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061112_Law in Books and Law in Action the Problem of Legal Change

061112_Law in Books and Law in Action the Problem of Legal Change

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Citation: 64 Me. L. Rev. 45 2011Content downloaded/printed fromHeinOnline (http://heinonline.org)Wed Sep 12 19:34:20 2012-- Your use of this HeinOnline PDF indicates your acceptanceof HeinOnline's Terms and Conditions of the licenseagreement available at http://heinonline.org/HOL/License-- The search text of this PDF is generated fromuncorrected OCR text.-- To obtain permission to use this article beyond the scopeof your HeinOnline license, please use:https://www.copyright.com/ccc/basicSearch.do?&operation=go&searchType=0&lastSearch=simple&all=on&titleOrStdNo=0025-0651
 
LAW
IN
BOOKS
AND
LAW
IN
ACTION:
THE
PROBLEM
OF
LEGALCHANGE
Jean-Louis
Halpirin
I.
INTRODUCTION
II.
LAW
IN
BOOKS:
WHAT
ARE
LEGAL PHENOMENA?
A.
Normativism as
Ordinarily
Perceived
and
Its Limits
B.
The
Impasse ofRule-skepticism
and
Legal
Pluralism
C.
Focusing
on
Legal Discourse
and
the
Risk
ofLosing
Contact
with
Empirical
Facts
D.
Accepting the Gap
Between
Law
in
Society
and
Law
in
Books
III.
LAW
IN
ACTION:
THE
PROBLEM
OF
LEGAL CHANGE
A.
Identifying
Legal Change
B.
Measuring Legal Change
C.
Following
the
Circulation
ofLegal
Ideas
D.
UnderstandingLegal Change
HeinOnline -- 64 Me. L. Rev. 45 2011
 
MAINE
LAW
REVIEW
LAW
IN
BOOKS
AND
LAW
IN
ACTION:
THEPROBLEM
OF
LEGAL
CHANGE
Jean-Louis
Halpirin*
I.
INTRODUCTION
One
hundred
yearsago,Roscoe
Pound
wrotehis
famousarticle,
"Law
in
Books
and
Law
in
Action."'
Consideredanimportantstep
toward American
legalrealism,
2
today
thisarticle
is
invoked
more
for its
title
than
its
content.
I
wouldargue thatin
thearticle,Pound
didnot
clearlydistinguishbetween
two
separate
situations:
(1)
the
departure
of
decisions
of
courtsfrom
statements
of
statutory
(or
constitutional)
law,
and
(2)
the
discrepancy
betweendoctrine
in
books
andempirical
dataabout
law.
This
second
observation
has fed
various
strands
of
jurisprudence,
if
often
onlythrough
the
repetition
of
thewell-quoted
formula.,It
is
not
my
purpose
heretoaddressall
of
the
controversiesconcerning
the
relationshipbetween
legal
science
andfacts.
My
target,
more
modestly,
is
to identify
andanalyze
the connectionsbetween
Pound's
dichotomyand
the
European
legal
theories
that
are
influenced
by
the
ideas
of
Hans
Kelsen,
H.L.A.
Hart,and
Alf
Ross
about
law
andfacts.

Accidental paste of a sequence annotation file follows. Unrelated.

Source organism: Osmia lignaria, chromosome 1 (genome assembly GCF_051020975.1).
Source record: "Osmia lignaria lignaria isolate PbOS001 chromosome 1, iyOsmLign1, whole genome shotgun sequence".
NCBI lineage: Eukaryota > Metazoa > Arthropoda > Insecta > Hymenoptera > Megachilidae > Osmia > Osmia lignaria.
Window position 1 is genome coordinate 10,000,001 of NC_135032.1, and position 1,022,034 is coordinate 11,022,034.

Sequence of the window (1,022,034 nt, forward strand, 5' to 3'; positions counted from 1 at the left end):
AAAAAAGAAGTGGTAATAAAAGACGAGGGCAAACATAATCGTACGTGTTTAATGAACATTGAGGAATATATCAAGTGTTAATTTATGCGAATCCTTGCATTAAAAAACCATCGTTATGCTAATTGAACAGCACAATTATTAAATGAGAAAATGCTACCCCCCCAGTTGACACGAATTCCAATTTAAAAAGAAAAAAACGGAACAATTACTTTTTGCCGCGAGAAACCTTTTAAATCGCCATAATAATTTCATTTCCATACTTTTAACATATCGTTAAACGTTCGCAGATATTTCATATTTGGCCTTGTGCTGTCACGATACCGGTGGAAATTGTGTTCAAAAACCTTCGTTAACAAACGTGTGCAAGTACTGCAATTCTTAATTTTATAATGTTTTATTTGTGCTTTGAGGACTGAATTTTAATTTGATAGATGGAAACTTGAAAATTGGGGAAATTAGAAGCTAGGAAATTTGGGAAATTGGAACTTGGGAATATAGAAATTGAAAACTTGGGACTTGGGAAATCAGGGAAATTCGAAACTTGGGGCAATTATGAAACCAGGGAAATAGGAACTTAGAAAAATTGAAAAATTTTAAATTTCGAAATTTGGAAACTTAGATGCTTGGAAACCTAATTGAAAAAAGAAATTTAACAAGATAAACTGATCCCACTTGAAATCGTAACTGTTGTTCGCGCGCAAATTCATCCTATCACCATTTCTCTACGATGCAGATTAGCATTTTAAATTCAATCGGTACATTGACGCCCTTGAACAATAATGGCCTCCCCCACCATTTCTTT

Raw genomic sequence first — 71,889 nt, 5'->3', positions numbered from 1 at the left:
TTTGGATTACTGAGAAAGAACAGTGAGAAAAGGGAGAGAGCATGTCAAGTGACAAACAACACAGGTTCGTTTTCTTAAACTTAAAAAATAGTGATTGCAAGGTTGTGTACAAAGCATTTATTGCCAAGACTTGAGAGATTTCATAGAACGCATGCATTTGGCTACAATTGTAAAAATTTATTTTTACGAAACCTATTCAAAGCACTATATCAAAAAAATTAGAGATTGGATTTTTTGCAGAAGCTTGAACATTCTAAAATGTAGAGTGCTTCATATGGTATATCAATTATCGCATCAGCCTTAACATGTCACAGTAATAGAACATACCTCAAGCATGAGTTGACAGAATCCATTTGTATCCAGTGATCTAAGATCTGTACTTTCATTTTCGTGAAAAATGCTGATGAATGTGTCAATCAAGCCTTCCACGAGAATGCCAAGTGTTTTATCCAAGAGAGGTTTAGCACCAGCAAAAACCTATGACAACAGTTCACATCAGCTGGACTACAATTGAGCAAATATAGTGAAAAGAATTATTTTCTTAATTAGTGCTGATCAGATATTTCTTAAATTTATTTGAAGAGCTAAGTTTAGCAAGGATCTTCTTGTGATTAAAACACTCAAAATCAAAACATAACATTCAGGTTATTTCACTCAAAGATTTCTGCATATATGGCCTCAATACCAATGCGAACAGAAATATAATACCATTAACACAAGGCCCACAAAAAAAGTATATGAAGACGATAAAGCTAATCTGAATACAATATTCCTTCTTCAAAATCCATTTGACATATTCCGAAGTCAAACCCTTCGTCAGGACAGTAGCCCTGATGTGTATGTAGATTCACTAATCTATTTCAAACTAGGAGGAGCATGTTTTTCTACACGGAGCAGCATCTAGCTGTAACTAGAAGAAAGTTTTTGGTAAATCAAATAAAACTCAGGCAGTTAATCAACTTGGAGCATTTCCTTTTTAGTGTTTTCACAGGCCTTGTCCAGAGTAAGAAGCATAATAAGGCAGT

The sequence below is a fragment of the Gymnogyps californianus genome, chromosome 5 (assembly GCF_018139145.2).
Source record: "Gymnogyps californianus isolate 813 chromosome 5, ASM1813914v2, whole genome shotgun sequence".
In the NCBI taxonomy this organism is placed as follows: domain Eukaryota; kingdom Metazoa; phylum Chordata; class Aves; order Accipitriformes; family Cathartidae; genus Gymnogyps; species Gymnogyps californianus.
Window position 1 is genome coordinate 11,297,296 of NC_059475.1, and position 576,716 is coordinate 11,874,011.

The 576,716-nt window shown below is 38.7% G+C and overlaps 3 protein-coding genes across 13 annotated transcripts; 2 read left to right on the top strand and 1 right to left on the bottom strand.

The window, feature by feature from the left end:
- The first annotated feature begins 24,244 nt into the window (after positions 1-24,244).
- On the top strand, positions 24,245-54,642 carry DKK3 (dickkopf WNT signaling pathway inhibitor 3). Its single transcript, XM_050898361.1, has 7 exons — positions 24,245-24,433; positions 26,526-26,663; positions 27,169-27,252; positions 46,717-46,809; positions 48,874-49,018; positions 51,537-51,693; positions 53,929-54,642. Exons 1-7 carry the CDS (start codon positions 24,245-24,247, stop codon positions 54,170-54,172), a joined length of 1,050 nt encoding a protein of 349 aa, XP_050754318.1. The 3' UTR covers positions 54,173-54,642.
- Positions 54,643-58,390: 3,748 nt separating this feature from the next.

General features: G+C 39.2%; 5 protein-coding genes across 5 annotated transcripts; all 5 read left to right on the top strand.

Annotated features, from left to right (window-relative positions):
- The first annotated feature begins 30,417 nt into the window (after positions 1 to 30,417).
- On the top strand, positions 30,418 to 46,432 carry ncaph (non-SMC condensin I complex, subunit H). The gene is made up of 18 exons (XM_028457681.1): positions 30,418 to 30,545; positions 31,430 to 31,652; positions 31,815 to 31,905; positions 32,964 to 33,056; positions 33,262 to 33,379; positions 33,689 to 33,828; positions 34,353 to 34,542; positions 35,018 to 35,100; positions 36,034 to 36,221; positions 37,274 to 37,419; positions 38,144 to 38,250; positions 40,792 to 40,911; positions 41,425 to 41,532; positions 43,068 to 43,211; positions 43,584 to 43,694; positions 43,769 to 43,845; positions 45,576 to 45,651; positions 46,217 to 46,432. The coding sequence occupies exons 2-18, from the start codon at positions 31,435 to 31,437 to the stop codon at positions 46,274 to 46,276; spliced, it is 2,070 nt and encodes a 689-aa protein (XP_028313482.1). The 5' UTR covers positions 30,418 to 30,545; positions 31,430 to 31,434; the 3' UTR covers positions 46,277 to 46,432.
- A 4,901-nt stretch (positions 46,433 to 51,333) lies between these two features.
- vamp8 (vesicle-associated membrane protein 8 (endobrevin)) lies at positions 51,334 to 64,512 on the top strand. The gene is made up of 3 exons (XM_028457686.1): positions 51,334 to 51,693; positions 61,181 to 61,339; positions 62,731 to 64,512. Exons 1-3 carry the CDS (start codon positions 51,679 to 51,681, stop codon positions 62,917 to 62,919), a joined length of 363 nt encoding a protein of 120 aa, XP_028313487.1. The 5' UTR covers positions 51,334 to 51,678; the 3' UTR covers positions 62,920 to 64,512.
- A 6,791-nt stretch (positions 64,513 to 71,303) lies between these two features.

My
point
of
departure
is
the
distrust
of
American
legal
theorists,who,
as
a
group,
considerthemselvesto
be"legal realists,"
4
of
Kelsen'snormativism,which
is
too
often
presented
by
them
as a
simplistic
and
outdated
theory
without
links
to
the
modern
practice
of
law.
5
American
legal
realism
andits
intellectualprogeny,
itcan
be
claimed,are
better
suitedtothe
empiricalstudy
of
complex
legalorders
that
comprise
more
thanthelawenacted
by
the state.
Although
I
wouldargue
that
Kelsenwas
both
"shocked"
and
inspiredto update
hisarguments
when
he
discovered
American
realismupon
arrivingin the
UnitedStates,
he
failedto convince
Americans
of
the
correctness
of
his
PureTheory
of
Law.
6
In
Europe,
however,
many
positivistsremainfaithfultothetheories
of
*
Professor
of
Law,
Centre de
Thborieet
Analysedu
Droit,
tcole
NormaleSup6rieure(Paris,
France).
The
author
addresses many
thanks
to
Professor
Martin
Rogoff
and
to
Professor
Charles
Norchi
for
their
help
in
presenting
a
textwritten
from
a
Europeanpoint
of
view
to
an American
Law
Review.
1.
Roscoe
Pound,
Law
in
Books
and
Law in
Action,
44
AM.
L. REv.
12
(1910).
2.
See
WILLIAM
W.
FISHER
III
ET.
AL,
AMERICAN
LEGAL
REALISM
3,
7
(1993).
3.
See,
e.g.,
Katherine
R.
Kruse,
The
Jurisprudential
urnin
Legal Ethics,
53
ARIZ.
L.
REV.
493,498
(2011);
Margaret
H.Lemos,
State
Enforcement
ofFederal
Law,
86
N.Y.U.
L.
REV.
698,
699
(2011).
4. See,
e.g.,
BrianZ. Tamanaha,
Understanding
Legal
Realism,
87
TEX.
L.
REV.
731,
734
(2009)
(reciting
the
familiarmotto
that
"[w]e are
all
realistsnow.").
5.
See
BRIANLEITER, NATURALIZING
JURISPRUDENCE:
ESSAYS
ON
AMERICAN
LEGAL
REALISM
ANDNATURALISM
IN
LEGAL
PHILOSOPHY
2
(2007);
JOHN
FINNIs,
Natural
Law:
The
ClassicalTradition,
in
THE
OXFORDHANDBOOK
OF
JURISPRUDENCE
AND
PHILOSOPHY
OF
LAW
1,
9
(Jules
Coleman
&
ScottShapiro
eds., 2002).
6.
For
an
early
explanation
of
his
puretheory
of
law
to
an
American audience,
see
Hans Kelsen,
The
Pure
Theory
of
Law
and
Analytical
Jurisprudence,
5
HARV.
L.
REV.
22 (1941).For
an American
reactionto
Kelsen's
pure
theory
of
law,
see
KARL
N.
LLEWELLYN,
JURISPRUDENCE:
REALISM
IN
THEORY
AND
PRACTICE
356
n.5
(1962)
(describing
Kelsen's
pure
theory
of
lawas
"utterly
sterile.").
Seealso
ROSCOE
POUND,SOCIAL
CONTROLTHROUGHLAW
126
(1942)
(describing
the
pure
theory
of
[Vol.
64:
1
6
HeinOnline -- 64 Me. L. Rev. 46 2011

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